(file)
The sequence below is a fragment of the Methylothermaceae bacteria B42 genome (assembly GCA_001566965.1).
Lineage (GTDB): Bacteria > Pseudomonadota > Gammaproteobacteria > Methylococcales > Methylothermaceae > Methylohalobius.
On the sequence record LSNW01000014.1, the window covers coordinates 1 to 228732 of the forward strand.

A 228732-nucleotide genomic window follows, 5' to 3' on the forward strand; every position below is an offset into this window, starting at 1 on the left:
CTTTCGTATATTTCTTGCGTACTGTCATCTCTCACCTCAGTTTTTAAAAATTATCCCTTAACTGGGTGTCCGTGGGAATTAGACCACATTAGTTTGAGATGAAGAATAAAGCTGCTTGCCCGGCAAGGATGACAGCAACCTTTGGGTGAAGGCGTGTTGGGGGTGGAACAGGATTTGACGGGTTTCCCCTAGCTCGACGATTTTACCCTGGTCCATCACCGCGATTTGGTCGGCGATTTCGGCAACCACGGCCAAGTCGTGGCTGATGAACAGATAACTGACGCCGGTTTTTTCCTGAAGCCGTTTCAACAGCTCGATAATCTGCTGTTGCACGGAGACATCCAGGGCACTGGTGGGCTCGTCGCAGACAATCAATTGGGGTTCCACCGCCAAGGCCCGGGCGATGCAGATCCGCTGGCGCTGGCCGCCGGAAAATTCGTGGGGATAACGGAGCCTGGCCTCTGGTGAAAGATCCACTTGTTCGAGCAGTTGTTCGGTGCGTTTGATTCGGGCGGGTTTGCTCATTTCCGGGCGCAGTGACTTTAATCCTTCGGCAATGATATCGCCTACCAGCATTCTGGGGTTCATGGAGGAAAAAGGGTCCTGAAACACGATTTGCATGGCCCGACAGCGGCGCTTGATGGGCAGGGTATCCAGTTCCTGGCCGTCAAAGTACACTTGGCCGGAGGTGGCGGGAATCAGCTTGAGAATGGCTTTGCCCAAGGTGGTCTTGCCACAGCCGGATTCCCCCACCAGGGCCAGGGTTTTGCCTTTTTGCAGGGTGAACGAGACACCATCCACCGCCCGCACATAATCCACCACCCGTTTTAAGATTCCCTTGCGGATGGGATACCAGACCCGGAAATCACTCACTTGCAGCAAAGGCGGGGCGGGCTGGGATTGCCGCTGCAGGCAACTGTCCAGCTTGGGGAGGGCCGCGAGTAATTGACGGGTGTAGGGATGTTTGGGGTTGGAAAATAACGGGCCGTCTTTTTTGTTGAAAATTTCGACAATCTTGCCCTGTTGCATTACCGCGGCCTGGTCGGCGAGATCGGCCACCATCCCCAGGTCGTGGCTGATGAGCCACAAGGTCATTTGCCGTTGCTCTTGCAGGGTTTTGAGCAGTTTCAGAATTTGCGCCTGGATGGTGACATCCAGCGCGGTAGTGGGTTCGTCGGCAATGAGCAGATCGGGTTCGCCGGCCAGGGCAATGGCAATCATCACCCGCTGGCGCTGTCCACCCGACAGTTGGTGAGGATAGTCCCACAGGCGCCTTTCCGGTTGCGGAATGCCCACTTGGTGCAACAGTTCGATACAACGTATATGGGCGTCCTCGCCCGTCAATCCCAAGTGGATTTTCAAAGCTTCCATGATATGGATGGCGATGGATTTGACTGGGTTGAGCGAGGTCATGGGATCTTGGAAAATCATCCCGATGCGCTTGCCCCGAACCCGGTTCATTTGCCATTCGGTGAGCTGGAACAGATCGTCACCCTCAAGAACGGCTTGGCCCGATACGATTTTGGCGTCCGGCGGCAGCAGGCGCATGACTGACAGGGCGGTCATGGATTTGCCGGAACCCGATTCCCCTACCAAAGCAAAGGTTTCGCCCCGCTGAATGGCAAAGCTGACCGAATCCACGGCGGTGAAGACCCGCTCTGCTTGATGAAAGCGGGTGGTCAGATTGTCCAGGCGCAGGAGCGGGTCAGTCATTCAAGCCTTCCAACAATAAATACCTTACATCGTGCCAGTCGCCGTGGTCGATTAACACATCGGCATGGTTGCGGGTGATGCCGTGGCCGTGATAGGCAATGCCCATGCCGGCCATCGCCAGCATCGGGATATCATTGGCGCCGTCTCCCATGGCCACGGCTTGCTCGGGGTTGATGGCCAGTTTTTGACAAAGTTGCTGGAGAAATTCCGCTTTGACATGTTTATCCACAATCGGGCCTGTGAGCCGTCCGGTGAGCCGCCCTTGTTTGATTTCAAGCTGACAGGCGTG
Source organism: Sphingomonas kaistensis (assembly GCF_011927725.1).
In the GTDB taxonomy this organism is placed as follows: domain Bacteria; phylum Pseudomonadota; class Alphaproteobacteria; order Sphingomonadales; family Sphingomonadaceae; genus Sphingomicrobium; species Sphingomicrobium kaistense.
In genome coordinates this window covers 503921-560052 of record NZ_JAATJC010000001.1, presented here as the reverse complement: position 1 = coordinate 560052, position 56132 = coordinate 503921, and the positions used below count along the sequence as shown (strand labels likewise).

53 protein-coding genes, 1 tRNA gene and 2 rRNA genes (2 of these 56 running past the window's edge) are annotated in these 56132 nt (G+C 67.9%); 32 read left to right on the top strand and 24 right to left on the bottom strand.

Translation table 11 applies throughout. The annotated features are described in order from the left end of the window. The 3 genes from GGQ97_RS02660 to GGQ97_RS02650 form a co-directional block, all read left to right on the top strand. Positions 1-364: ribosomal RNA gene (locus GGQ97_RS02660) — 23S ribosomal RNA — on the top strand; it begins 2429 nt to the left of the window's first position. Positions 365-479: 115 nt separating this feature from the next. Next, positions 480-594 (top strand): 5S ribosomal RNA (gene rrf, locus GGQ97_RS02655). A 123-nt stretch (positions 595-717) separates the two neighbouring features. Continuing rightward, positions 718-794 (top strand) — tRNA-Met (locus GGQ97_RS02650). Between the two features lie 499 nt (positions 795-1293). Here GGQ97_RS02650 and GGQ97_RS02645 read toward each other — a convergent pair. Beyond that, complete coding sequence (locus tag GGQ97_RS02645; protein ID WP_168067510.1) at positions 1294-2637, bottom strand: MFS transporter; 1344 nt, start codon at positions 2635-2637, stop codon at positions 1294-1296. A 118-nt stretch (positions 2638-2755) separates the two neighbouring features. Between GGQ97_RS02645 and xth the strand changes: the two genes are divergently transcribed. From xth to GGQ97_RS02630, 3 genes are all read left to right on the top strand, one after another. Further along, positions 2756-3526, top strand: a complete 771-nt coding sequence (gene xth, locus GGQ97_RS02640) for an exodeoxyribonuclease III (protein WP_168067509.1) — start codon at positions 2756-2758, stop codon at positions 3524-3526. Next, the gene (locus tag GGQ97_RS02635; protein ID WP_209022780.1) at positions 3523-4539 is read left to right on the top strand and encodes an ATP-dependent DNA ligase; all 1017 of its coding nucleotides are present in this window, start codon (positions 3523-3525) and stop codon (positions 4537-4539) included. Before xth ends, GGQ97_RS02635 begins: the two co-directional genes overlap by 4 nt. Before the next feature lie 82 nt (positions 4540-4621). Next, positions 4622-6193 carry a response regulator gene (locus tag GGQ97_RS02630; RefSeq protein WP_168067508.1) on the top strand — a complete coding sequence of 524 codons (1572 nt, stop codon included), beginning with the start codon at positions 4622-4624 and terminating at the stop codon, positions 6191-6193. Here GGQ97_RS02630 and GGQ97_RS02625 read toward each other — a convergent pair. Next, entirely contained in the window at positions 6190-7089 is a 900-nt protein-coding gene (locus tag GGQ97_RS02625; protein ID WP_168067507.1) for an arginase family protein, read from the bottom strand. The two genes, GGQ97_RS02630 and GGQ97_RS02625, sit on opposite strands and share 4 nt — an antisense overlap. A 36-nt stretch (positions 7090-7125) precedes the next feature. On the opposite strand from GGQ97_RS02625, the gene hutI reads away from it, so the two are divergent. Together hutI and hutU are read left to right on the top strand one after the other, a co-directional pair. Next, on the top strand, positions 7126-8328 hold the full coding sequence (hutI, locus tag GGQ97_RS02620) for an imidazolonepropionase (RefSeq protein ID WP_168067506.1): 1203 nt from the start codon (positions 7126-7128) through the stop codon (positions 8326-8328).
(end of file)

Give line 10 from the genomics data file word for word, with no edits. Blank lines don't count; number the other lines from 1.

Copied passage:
Translation table 11 applies throughout. The annotated features are described in order from the left end of the window. The 3 genes from GGQ97_RS02660 to GGQ97_RS02650 form a co-directional block, all read left to right on the top strand. Positions 1-364: ribosomal RNA gene (locus GGQ97_RS02660) — 23S ribosomal RNA — on the top strand; it begins 2429 nt to the left of the window's first position. Positions 365-479: 115 nt separating this feature from the next. Next, positions 480-594 (top strand): 5S ribosomal RNA (gene rrf, locus GGQ97_RS02655). A 123-nt stretch (positions 595-717) separates the two neighbouring features. Continuing rightward, positions 718-794 (top strand) — tRNA-Met (locus GGQ97_RS02650). Between the two features lie 499 nt (positions 795-1293). Here GGQ97_RS02650 and GGQ97_RS02645 read toward each other — a convergent pair. Beyond that, complete coding sequence (locus tag GGQ97_RS02645; protein ID WP_168067510.1) at positions 1294-2637, bottom strand: MFS transporter; 1344 nt, start codon at positions 2635-2637, stop codon at positions 1294-1296. A 118-nt stretch (positions 2638-2755) separates the two neighbouring features. Between GGQ97_RS02645 and xth the strand changes: the two genes are divergently transcribed. From xth to GGQ97_RS02630, 3 genes are all read left to right on the top strand, one after another. Further along, positions 2756-3526, top strand: a complete 771-nt coding sequence (gene xth, locus GGQ97_RS02640) for an exodeoxyribonuclease III (protein WP_168067509.1) — start codon at positions 2756-2758, stop codon at positions 3524-3526. Next, the gene (locus tag GGQ97_RS02635; protein ID WP_209022780.1) at positions 3523-4539 is read left to right on the top strand and encodes an ATP-dependent DNA ligase; all 1017 of its coding nucleotides are present in this window, start codon (positions 3523-3525) and stop codon (positions 4537-4539) included. Before xth ends, GGQ97_RS02635 begins: the two co-directional genes overlap by 4 nt. Before the next feature lie 82 nt (positions 4540-4621). Next, positions 4622-6193 carry a response regulator gene (locus tag GGQ97_RS02630; RefSeq protein WP_168067508.1) on the top strand — a complete coding sequence of 524 codons (1572 nt, stop codon included), beginning with the start codon at positions 4622-4624 and terminating at the stop codon, positions 6191-6193. Here GGQ97_RS02630 and GGQ97_RS02625 read toward each other — a convergent pair. Next, entirely contained in the window at positions 6190-7089 is a 900-nt protein-coding gene (locus tag GGQ97_RS02625; protein ID WP_168067507.1) for an arginase family protein, read from the bottom strand. The two genes, GGQ97_RS02630 and GGQ97_RS02625, sit on opposite strands and share 4 nt — an antisense overlap. A 36-nt stretch (positions 7090-7125) precedes the next feature. On the opposite strand from GGQ97_RS02625, the gene hutI reads away from it, so the two are divergent. Together hutI and hutU are read left to right on the top strand one after the other, a co-directional pair. Next, on the top strand, positions 7126-8328 hold the full coding sequence (hutI, locus tag GGQ97_RS02620) for an imidazolonepropionase (RefSeq protein ID WP_168067506.1): 1203 nt from the start codon (positions 7126-7128) through the stop codon (positions 8326-8328).